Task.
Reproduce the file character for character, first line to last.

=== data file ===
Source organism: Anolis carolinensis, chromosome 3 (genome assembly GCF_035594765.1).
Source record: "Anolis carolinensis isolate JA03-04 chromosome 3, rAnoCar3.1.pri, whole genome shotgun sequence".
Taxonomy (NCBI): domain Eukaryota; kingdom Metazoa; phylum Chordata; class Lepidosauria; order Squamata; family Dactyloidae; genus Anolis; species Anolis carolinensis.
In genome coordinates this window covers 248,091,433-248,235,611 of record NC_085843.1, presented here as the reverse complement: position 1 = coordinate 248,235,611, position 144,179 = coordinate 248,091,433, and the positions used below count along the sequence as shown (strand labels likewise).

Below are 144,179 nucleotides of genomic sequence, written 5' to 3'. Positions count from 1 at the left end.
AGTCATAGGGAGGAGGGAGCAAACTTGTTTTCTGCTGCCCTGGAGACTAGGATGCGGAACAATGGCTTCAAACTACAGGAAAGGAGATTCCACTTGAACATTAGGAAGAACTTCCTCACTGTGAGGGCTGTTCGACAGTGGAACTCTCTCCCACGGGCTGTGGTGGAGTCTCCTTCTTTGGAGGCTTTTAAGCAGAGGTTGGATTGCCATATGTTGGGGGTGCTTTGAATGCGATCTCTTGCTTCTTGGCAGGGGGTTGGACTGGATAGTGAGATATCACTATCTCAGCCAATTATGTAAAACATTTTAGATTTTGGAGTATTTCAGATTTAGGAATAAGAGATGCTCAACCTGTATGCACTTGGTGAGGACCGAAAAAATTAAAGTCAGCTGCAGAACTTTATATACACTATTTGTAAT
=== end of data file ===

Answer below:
Source organism: Anolis carolinensis, chromosome 3 (genome assembly GCF_035594765.1).
Source record: "Anolis carolinensis isolate JA03-04 chromosome 3, rAnoCar3.1.pri, whole genome shotgun sequence".
Taxonomy (NCBI): domain Eukaryota; kingdom Metazoa; phylum Chordata; class Lepidosauria; order Squamata; family Dactyloidae; genus Anolis; species Anolis carolinensis.
In genome coordinates this window covers 248,091,433-248,235,611 of record NC_085843.1, presented here as the reverse complement: position 1 = coordinate 248,235,611, position 144,179 = coordinate 248,091,433, and the positions used below count along the sequence as shown (strand labels likewise).

Below are 144,179 nucleotides of genomic sequence, written 5' to 3'. Positions count from 1 at the left end.
AGTCATAGGGAGGAGGGAGCAAACTTGTTTTCTGCTGCCCTGGAGACTAGGATGCGGAACAATGGCTTCAAACTACAGGAAAGGAGATTCCACTTGAACATTAGGAAGAACTTCCTCACTGTGAGGGCTGTTCGACAGTGGAACTCTCTCCCACGGGCTGTGGTGGAGTCTCCTTCTTTGGAGGCTTTTAAGCAGAGGTTGGATTGCCATATGTTGGGGGTGCTTTGAATGCGATCTCTTGCTTCTTGGCAGGGGGTTGGACTGGATAGTGAGATATCACTATCTCAGCCAATTATGTAAAACATTTTAGATTTTGGAGTATTTCAGATTTAGGAATAAGAGATGCTCAACCTGTATGCACTTGGTGAGGACCGAAAAAATTAAAGTCAGCTGCAGAACTTTATATACACTATTTGTAAT